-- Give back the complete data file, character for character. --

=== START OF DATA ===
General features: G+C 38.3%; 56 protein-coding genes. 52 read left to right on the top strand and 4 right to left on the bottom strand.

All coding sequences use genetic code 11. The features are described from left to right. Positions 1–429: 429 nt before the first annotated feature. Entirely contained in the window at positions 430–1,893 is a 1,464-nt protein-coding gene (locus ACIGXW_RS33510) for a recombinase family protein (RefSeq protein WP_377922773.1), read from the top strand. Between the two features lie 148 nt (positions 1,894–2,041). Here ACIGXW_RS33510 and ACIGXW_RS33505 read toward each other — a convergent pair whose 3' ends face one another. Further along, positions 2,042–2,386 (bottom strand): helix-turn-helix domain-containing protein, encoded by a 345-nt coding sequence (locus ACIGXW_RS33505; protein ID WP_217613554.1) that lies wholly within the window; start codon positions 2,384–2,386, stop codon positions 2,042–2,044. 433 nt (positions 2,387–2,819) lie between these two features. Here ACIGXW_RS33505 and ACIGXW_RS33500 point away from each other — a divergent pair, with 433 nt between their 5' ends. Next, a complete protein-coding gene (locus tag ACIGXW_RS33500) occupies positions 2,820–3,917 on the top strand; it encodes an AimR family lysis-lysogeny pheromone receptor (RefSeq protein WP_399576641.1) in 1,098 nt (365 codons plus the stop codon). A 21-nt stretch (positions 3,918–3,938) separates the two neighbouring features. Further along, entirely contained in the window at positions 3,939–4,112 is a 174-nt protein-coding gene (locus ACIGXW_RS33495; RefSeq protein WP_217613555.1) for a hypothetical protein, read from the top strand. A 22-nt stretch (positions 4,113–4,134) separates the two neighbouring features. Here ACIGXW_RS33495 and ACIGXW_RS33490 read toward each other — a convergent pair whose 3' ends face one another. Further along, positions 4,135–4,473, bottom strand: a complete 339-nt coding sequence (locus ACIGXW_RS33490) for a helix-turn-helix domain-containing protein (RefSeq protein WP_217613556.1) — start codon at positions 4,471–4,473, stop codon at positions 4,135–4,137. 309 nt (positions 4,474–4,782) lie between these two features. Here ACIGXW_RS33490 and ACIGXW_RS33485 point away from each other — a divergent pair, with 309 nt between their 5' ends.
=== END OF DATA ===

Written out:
General features: G+C 38.3%; 56 protein-coding genes. 52 read left to right on the top strand and 4 right to left on the bottom strand.

All coding sequences use genetic code 11. The features are described from left to right. Positions 1–429: 429 nt before the first annotated feature. Entirely contained in the window at positions 430–1,893 is a 1,464-nt protein-coding gene (locus ACIGXW_RS33510) for a recombinase family protein (RefSeq protein WP_377922773.1), read from the top strand. Between the two features lie 148 nt (positions 1,894–2,041). Here ACIGXW_RS33510 and ACIGXW_RS33505 read toward each other — a convergent pair whose 3' ends face one another. Further along, positions 2,042–2,386 (bottom strand): helix-turn-helix domain-containing protein, encoded by a 345-nt coding sequence (locus ACIGXW_RS33505; protein ID WP_217613554.1) that lies wholly within the window; start codon positions 2,384–2,386, stop codon positions 2,042–2,044. 433 nt (positions 2,387–2,819) lie between these two features. Here ACIGXW_RS33505 and ACIGXW_RS33500 point away from each other — a divergent pair, with 433 nt between their 5' ends. Next, a complete protein-coding gene (locus tag ACIGXW_RS33500) occupies positions 2,820–3,917 on the top strand; it encodes an AimR family lysis-lysogeny pheromone receptor (RefSeq protein WP_399576641.1) in 1,098 nt (365 codons plus the stop codon). A 21-nt stretch (positions 3,918–3,938) separates the two neighbouring features. Further along, entirely contained in the window at positions 3,939–4,112 is a 174-nt protein-coding gene (locus ACIGXW_RS33495; RefSeq protein WP_217613555.1) for a hypothetical protein, read from the top strand. A 22-nt stretch (positions 4,113–4,134) separates the two neighbouring features. Here ACIGXW_RS33495 and ACIGXW_RS33490 read toward each other — a convergent pair whose 3' ends face one another. Further along, positions 4,135–4,473, bottom strand: a complete 339-nt coding sequence (locus ACIGXW_RS33490) for a helix-turn-helix domain-containing protein (RefSeq protein WP_217613556.1) — start codon at positions 4,471–4,473, stop codon at positions 4,135–4,137. 309 nt (positions 4,474–4,782) lie between these two features. Here ACIGXW_RS33490 and ACIGXW_RS33485 point away from each other — a divergent pair, with 309 nt between their 5' ends.